Note: This is part 3 in a four-part series of design trends for 2016. Check out parts 1, 2 and 3 here, here and here.
Our last few posts have focused on what’s in in 2016. This post will focus on the opposite: what’s out, or what to avoid this year in interior designs. We will also give you examples of how to replace or modify these outdated items to keep your home up-to-date.
- Rosy metallic (particularly in accessories). This 2015 phase is on its last legs.
- Jute and sisal rugs and other similar items, as they have become ubiquitous.
- Outdated styles such as “industrial chic” or “oppressive midcentury modernism”—both were overdone in 2015.
- Kitchen desks with extra counter space. Don’t forget that quartz countertops are on our list of trends to watch in 2016! Consider also replacing tiled counters with quartz slabs.
- TV in a child’s room with creative space, such as a cork bulletin board or an area to hang photos. Let’s be honest—our kids could use the break from technology anyways.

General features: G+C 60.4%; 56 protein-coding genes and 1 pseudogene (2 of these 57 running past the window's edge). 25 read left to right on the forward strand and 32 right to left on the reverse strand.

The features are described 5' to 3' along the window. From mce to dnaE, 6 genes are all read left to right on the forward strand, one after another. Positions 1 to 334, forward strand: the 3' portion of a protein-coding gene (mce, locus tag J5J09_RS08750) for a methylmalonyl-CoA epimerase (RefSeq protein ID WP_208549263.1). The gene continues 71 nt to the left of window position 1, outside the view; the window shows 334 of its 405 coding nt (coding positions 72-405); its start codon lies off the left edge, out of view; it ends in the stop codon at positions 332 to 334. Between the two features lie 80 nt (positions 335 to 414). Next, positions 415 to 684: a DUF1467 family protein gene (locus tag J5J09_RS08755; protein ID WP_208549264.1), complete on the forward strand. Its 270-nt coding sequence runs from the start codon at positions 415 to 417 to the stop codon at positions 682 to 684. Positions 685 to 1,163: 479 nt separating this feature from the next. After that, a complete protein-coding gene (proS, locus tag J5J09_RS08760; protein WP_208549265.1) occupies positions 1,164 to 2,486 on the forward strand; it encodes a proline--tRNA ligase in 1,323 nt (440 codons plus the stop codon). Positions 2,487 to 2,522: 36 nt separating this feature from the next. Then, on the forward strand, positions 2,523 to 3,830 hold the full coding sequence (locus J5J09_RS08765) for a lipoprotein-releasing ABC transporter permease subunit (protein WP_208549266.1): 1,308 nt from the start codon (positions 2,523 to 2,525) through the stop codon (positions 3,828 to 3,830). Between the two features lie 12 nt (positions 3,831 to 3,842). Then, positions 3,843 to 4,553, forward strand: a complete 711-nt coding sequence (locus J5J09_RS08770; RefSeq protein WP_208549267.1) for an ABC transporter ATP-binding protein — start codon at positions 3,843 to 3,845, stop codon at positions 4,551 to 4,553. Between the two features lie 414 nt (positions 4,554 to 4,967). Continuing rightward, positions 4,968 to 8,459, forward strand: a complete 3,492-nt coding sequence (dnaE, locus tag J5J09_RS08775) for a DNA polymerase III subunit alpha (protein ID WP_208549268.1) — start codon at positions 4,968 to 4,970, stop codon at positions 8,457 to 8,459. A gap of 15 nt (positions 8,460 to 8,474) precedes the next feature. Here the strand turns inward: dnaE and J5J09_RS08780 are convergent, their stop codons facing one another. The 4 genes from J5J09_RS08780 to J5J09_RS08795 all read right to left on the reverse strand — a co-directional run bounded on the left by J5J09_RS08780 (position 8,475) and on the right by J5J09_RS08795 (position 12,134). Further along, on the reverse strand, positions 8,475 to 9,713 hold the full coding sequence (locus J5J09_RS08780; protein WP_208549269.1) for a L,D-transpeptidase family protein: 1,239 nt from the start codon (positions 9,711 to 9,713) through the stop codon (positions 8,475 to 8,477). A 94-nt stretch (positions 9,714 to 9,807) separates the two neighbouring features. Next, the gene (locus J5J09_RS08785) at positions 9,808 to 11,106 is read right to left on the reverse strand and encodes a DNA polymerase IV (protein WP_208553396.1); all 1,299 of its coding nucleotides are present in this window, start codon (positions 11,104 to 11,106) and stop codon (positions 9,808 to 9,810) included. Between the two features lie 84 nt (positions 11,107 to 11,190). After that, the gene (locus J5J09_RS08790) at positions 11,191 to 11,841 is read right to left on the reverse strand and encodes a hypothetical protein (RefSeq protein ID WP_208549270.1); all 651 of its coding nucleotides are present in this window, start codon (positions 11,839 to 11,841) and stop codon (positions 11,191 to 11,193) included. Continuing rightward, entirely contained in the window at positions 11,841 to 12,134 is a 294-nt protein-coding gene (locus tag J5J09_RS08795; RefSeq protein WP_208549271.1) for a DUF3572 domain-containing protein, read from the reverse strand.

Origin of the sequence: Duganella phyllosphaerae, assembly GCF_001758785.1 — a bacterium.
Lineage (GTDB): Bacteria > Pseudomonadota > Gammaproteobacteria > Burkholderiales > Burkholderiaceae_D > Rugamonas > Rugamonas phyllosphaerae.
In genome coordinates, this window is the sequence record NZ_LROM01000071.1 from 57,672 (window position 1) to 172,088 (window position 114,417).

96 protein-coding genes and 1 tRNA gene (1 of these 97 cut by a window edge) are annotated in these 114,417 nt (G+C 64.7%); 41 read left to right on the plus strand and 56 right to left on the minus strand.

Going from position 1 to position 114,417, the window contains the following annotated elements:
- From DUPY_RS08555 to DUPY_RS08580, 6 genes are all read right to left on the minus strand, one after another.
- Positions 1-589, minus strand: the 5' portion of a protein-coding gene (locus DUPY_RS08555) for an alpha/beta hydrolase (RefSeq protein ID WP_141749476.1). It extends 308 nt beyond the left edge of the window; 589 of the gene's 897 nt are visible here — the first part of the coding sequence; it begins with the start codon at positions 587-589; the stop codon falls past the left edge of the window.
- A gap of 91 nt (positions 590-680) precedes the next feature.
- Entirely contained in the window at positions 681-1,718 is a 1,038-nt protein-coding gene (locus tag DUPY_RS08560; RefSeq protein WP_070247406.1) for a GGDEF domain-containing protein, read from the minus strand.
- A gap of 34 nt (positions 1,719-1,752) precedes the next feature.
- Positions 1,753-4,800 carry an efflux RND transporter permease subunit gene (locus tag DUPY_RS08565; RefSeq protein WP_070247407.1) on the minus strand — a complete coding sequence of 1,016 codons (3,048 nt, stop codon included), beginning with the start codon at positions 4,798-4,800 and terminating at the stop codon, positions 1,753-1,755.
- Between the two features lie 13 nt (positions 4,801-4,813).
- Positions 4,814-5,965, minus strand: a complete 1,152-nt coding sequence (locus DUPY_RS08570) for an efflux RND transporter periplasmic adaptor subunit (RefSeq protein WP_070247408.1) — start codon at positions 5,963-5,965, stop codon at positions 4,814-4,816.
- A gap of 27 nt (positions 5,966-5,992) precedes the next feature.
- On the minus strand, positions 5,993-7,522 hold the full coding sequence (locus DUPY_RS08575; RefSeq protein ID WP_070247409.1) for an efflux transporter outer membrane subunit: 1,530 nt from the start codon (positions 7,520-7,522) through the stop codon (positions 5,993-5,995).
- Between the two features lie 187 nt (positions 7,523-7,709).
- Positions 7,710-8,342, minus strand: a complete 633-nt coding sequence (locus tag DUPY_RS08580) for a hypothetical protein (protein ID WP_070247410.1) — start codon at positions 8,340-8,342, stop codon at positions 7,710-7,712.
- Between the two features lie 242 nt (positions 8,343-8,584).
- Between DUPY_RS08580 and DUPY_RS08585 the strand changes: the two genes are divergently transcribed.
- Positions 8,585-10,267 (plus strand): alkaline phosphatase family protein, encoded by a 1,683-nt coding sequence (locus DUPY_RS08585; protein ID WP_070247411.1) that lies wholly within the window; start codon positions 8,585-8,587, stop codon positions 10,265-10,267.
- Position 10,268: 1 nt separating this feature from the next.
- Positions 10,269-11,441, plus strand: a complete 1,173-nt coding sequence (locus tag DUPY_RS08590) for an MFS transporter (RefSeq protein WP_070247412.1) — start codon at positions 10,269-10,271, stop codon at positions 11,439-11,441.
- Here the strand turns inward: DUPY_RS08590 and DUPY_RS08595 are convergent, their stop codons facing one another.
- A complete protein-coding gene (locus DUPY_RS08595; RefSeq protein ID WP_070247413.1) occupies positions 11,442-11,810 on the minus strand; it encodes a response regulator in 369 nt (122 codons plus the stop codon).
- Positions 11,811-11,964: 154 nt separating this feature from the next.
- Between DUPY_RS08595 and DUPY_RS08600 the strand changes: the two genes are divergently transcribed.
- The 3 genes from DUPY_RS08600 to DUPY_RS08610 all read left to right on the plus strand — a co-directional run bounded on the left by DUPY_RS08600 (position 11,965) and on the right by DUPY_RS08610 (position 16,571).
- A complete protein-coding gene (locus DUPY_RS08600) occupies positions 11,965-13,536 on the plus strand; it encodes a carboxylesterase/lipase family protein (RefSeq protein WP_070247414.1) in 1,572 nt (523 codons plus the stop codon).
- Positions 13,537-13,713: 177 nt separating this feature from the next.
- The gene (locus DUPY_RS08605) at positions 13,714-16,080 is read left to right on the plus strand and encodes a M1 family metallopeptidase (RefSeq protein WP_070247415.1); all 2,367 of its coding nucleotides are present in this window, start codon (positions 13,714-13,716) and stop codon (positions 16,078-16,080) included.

- Chevron prints with animal hides.
- Whirlpool tubs with large showers or soaking bathtubs. We know, we know—that Whirlpool tub looked so darn enticing at the store. But you never use it, am I right?
- Over the range microwave with a microwave drawer underneath the countertop. It may take some getting used to, but you won’t have to worry about spilling your soup as you haphazardly lift it over your head to reheat it.
- Naked windows with panel drapes, and brass hardware in your kitchen and bathroom with polished nickel hardware.
- Faux finishes with a solid coat of paint.
Now that you’ve gotten an in-depth look at what’s hot and what’s not for 2016, keep in mind that interior design trends do not always translate to staging trends. Interior design is about appealing to the client’s personal taste; staging is about selling to the masses through design. So go ahead and use these interior design tips for your own benefit, but if you are selling, you might want to think about appealing to a broader audience with a transitional design approach.
Taylor Henley is an employee of Stage to Move. She collaborates with owner and home staging expert Kara Woods to produce blog posts that reflect the expertise and innovative design strategies of Stage to Move.